Together, Johann and Anne explore the tourists’ Vienna, but since, as Johann points out, “everything must be inexpensive,” they spend just as much time in obscure parks and in his favorite cafe, watching birds congregate on wires, townspeople relax over dinner, or old men make faces that resemble the museum’s Roman statuary. On their last day together, they walk to the hills overlooking the city in search of a congregation of starlings expected to take flight in unison, but when they arrive, they find no birds and wonder if the birds have already flown. They walk for a bit, then wait and watch while the camera rests on the sweeping view of grass. Eventually, the two stroll across the frame and disappear from sight while the camera continues to wait. The grass undulates, a cloud whispers slightly to the right, and just when you think you have see all you can possibly see, a new figure walks onto the path, and you realize that there are trees there that you hadn’t noticed before. But before you can truly examine the new dimensions, the camera releases you from that image and goes to black though you are still listening to the sound of the man’s feet crossing the grassy plain. In the darkness, you don’t remember Johann, Anne or the stranger so much as specks of color on a grayish canvas, errant birds, trees and cloudy skies.

Like Johann and Anne, we who watch the film will someday discover memories of that time in Vienna imbedded in the sediment of images and textures that have accumulated. Looking back, the gesticulation of fingers will be inextricably fused to the swaying of a roomful of dancers. The sound of a breathing machine will become indistinguishable from the noise of an early morning marketplace.

What Anne and Johann have spent their Museum Hours discovering and what they’ve shared with us is how the senses discern what the heart will remember, and their discoveries are a joy to behold. Life, like art, never reveals itself all at once. Icarus’s fall from the sky in a painting or a young woman’s pre-nuptial walk through town are mere threads in a fabulous tapestry that can be visited and re-visited without relinquishing its fascination. There will always be more there than meets the eye.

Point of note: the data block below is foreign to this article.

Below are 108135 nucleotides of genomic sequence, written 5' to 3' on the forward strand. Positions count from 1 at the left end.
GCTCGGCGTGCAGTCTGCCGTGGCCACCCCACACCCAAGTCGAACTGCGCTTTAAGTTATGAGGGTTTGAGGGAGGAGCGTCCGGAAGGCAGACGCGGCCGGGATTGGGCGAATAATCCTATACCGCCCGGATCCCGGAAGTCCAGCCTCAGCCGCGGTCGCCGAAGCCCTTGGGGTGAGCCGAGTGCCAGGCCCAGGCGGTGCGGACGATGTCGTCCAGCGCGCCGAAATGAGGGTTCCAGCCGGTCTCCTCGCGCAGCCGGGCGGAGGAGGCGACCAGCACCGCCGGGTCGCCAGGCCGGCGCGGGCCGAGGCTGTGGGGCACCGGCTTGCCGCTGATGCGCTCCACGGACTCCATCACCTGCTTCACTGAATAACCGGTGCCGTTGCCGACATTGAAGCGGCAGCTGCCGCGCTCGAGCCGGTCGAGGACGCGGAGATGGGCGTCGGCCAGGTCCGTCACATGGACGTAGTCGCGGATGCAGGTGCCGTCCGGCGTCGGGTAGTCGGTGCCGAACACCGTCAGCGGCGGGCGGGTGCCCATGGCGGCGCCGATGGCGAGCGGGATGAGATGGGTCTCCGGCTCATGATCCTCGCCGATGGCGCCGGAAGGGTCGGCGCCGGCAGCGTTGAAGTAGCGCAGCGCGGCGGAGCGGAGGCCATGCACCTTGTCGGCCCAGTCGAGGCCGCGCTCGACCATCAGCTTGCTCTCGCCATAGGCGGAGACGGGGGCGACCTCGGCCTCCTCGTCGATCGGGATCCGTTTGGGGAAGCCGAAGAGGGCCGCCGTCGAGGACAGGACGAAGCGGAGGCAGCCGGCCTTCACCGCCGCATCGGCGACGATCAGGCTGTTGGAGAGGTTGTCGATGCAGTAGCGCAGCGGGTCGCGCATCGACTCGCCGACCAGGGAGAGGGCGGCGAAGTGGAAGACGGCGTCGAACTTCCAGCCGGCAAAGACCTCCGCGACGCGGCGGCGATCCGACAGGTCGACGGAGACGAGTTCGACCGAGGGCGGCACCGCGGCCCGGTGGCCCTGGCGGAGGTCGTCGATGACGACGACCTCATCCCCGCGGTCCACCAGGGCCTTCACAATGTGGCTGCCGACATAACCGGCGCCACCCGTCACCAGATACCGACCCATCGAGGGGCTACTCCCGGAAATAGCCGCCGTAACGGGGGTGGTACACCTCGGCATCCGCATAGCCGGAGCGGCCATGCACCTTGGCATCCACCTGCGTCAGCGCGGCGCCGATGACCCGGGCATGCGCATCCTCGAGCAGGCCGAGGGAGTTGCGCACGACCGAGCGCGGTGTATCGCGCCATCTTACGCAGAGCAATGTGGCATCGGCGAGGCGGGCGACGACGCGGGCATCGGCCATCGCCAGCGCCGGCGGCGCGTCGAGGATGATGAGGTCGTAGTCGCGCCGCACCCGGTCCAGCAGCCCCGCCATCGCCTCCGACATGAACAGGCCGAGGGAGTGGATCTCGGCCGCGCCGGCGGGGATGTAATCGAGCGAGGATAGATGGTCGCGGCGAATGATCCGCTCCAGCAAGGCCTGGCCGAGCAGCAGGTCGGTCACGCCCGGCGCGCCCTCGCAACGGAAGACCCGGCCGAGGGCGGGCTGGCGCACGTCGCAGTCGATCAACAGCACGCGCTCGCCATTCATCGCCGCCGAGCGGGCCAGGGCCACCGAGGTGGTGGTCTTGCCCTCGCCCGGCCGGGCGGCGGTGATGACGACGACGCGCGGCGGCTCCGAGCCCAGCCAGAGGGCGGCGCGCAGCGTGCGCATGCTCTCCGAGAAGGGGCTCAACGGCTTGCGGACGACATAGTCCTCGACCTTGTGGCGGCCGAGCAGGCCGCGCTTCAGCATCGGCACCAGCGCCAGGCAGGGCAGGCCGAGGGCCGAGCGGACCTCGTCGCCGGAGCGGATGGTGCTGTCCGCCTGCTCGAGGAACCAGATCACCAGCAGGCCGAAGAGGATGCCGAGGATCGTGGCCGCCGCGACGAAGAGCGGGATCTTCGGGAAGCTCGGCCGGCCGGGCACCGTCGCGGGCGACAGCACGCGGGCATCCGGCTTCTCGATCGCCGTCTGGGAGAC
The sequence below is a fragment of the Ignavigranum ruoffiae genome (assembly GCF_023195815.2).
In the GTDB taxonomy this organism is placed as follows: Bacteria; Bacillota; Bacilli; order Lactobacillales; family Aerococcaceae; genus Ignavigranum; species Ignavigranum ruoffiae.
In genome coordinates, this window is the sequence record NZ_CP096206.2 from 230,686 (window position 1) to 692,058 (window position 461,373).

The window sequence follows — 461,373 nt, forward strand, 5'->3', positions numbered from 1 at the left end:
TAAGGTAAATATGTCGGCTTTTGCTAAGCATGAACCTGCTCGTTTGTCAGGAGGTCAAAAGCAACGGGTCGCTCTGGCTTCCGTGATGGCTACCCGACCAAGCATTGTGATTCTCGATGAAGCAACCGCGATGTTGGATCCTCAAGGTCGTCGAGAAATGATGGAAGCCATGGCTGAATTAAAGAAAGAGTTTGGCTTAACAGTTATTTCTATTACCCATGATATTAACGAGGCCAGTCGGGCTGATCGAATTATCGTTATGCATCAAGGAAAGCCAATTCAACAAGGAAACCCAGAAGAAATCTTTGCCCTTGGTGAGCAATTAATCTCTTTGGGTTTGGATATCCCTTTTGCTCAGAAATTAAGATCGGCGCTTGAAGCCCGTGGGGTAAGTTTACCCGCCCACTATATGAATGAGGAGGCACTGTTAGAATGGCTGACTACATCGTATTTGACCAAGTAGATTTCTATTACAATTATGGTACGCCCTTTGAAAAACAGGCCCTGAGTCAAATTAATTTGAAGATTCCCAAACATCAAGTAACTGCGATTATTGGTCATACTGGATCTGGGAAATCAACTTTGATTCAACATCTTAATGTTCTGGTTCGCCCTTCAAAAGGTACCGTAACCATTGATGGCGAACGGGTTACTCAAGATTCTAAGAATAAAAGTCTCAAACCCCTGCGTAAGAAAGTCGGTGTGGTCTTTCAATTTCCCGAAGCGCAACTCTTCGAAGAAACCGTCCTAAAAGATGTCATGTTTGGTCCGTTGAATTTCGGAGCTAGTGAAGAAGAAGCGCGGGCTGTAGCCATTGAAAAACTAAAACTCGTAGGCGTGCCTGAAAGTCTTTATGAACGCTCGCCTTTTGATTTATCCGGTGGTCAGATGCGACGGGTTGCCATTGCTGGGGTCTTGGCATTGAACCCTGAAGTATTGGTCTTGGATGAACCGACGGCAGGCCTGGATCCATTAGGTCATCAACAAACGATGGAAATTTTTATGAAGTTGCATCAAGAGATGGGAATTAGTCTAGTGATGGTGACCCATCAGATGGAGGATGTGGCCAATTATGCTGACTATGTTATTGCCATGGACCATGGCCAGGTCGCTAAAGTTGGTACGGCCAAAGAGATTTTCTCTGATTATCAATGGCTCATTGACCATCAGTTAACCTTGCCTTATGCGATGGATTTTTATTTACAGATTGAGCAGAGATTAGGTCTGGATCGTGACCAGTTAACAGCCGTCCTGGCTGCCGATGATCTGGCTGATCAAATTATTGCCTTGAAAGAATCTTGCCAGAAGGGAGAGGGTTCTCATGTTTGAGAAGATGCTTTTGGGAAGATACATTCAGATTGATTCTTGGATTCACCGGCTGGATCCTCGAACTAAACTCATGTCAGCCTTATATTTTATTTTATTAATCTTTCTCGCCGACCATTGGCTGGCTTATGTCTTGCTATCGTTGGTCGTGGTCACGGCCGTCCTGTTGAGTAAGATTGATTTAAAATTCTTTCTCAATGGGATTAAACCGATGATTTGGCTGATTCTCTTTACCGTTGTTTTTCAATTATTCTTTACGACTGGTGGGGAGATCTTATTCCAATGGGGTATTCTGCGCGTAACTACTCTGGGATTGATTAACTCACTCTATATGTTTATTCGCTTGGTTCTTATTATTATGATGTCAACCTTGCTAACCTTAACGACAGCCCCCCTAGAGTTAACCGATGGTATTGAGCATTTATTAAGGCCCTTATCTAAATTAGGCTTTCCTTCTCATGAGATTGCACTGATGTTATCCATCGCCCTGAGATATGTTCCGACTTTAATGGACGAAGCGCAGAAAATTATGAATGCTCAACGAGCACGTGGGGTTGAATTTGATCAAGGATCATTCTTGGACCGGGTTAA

Museum Hours Trailer

A Mother’s Day Gift to My Children: A Remembrance of Charlotte Esther Robinson Swett – Part I

Charlotte Esther Robinson, University of Vermont, Class of ’44

 Charlotte Esther Robinson Swett, my mother, never knew how very much I admired her.  We were, for many years, closer than most mothers and daughters, but she couldn’t know the depth of my esteem for two reasons.  First, this complex woman never quite internalized the breadth of her inestimable value; and second, I never quite understood the scope of my emotions.  So I write this now for my children and grandchildren.  They need to know.

When I was small, my cousins referred to our grandmother as Mama, but I could never muster the word; she wasn’t anything like a Mama to me.  She was harshly critical, emotionally cruel, and I recognized early on that she had not even earned the right to that moniker from the woman I knew was my Mama.  Grandma had suffered terribly in her life, and in her last twenty years, after she found sobriety and a modicum of peace, especially after my grandfather died and liberated her from her subservience, she became a friend and a confidante, but it was clear to me that as a mother, she had provided no model for my mother to emulate, had failed to nurture and protect her daughters, and had damaged them all irreparably.

My mama shared her life with me in timid drabs over late night vigils.  My father was a traveling salesman, and he was often on the road into the wee hours of the night; it was I who kept her company while she waited, always frightened that the worse might have happened.  Fearing the worst was a learned response to a life of worsts, but she found them difficult to tell, difficult to explore, and until I was twelve, all I really knew were the funny stories.  One was the story of her birth, which she told between gales of girlish giggles that invariably made me laugh too . . . until I was old enough to get it.

Picture Postcard Vienna, 1918

“I was born on a crystal clear Viennese night in April, 1923,” she would begin; she was only eleven months younger than her sister Thea, born in 1922, who was four years younger than their first sister Herma, born in 1918.  “Mama told me there wasn’t a cloud in the sky outside her window, just a glittering sliver of moon.  But poor Papa was devastated. He was sure this time he would finally have a boy.  He had put his head at Mama’s belly, and he was certain that this time he would be father to a son. He was so excited he could not sit still for most of the 9 months of the pregnancy.  I often imagine my Papa’s reaction when the doctor came out of the delivery room to tell him he had a big, robust, healthy daughter!  He went crazy.  Mama didn’t see him for weeks . . . maybe even months.  The story changed whenever she told me.  But when he did come back, he was determined not to be disappointed, and from then on he encouraged me to be a tomboy, which was just fine by me!